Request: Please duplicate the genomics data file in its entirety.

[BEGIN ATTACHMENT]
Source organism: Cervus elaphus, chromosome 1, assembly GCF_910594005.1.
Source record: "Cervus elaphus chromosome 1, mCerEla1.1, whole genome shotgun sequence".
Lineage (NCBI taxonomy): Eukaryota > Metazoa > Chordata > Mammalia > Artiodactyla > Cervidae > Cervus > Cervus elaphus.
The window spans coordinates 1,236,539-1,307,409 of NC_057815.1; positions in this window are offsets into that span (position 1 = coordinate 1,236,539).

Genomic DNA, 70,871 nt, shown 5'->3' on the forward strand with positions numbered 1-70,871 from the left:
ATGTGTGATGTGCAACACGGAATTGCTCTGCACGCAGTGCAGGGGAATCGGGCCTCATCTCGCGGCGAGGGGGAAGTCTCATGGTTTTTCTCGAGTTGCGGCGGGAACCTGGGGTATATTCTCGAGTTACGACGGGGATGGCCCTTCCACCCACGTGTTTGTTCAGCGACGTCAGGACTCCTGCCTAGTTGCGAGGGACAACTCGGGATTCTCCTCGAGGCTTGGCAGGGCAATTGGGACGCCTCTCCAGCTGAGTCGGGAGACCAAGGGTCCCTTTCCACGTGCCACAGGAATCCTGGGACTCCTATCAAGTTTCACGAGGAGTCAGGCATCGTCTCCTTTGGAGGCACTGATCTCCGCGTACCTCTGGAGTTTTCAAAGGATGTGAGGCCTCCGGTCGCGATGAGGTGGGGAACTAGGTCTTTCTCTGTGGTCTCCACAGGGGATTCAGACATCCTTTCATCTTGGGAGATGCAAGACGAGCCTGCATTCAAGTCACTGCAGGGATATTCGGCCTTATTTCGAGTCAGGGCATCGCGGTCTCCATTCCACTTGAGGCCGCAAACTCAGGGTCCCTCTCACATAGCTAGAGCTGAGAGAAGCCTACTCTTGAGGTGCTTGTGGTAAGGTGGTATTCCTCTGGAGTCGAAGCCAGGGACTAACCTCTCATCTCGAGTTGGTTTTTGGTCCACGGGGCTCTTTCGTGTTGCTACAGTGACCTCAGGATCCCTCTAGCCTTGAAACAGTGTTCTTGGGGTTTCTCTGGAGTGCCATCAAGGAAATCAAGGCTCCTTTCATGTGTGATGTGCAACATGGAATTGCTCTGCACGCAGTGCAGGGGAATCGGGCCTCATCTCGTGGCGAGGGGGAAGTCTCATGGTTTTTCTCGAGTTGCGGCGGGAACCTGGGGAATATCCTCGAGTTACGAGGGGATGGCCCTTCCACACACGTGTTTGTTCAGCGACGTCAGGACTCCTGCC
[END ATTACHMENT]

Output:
Source organism: Cervus elaphus, chromosome 1, assembly GCF_910594005.1.
Source record: "Cervus elaphus chromosome 1, mCerEla1.1, whole genome shotgun sequence".
Lineage (NCBI taxonomy): Eukaryota > Metazoa > Chordata > Mammalia > Artiodactyla > Cervidae > Cervus > Cervus elaphus.
The window spans coordinates 1,236,539-1,307,409 of NC_057815.1; positions in this window are offsets into that span (position 1 = coordinate 1,236,539).

Genomic DNA, 70,871 nt, shown 5'->3' on the forward strand with positions numbered 1-70,871 from the left:
ATGTGTGATGTGCAACACGGAATTGCTCTGCACGCAGTGCAGGGGAATCGGGCCTCATCTCGCGGCGAGGGGGAAGTCTCATGGTTTTTCTCGAGTTGCGGCGGGAACCTGGGGTATATTCTCGAGTTACGACGGGGATGGCCCTTCCACCCACGTGTTTGTTCAGCGACGTCAGGACTCCTGCCTAGTTGCGAGGGACAACTCGGGATTCTCCTCGAGGCTTGGCAGGGCAATTGGGACGCCTCTCCAGCTGAGTCGGGAGACCAAGGGTCCCTTTCCACGTGCCACAGGAATCCTGGGACTCCTATCAAGTTTCACGAGGAGTCAGGCATCGTCTCCTTTGGAGGCACTGATCTCCGCGTACCTCTGGAGTTTTCAAAGGATGTGAGGCCTCCGGTCGCGATGAGGTGGGGAACTAGGTCTTTCTCTGTGGTCTCCACAGGGGATTCAGACATCCTTTCATCTTGGGAGATGCAAGACGAGCCTGCATTCAAGTCACTGCAGGGATATTCGGCCTTATTTCGAGTCAGGGCATCGCGGTCTCCATTCCACTTGAGGCCGCAAACTCAGGGTCCCTCTCACATAGCTAGAGCTGAGAGAAGCCTACTCTTGAGGTGCTTGTGGTAAGGTGGTATTCCTCTGGAGTCGAAGCCAGGGACTAACCTCTCATCTCGAGTTGGTTTTTGGTCCACGGGGCTCTTTCGTGTTGCTACAGTGACCTCAGGATCCCTCTAGCCTTGAAACAGTGTTCTTGGGGTTTCTCTGGAGTGCCATCAAGGAAATCAAGGCTCCTTTCATGTGTGATGTGCAACATGGAATTGCTCTGCACGCAGTGCAGGGGAATCGGGCCTCATCTCGTGGCGAGGGGGAAGTCTCATGGTTTTTCTCGAGTTGCGGCGGGAACCTGGGGAATATCCTCGAGTTACGAGGGGATGGCCCTTCCACACACGTGTTTGTTCAGCGACGTCAGGACTCCTGCC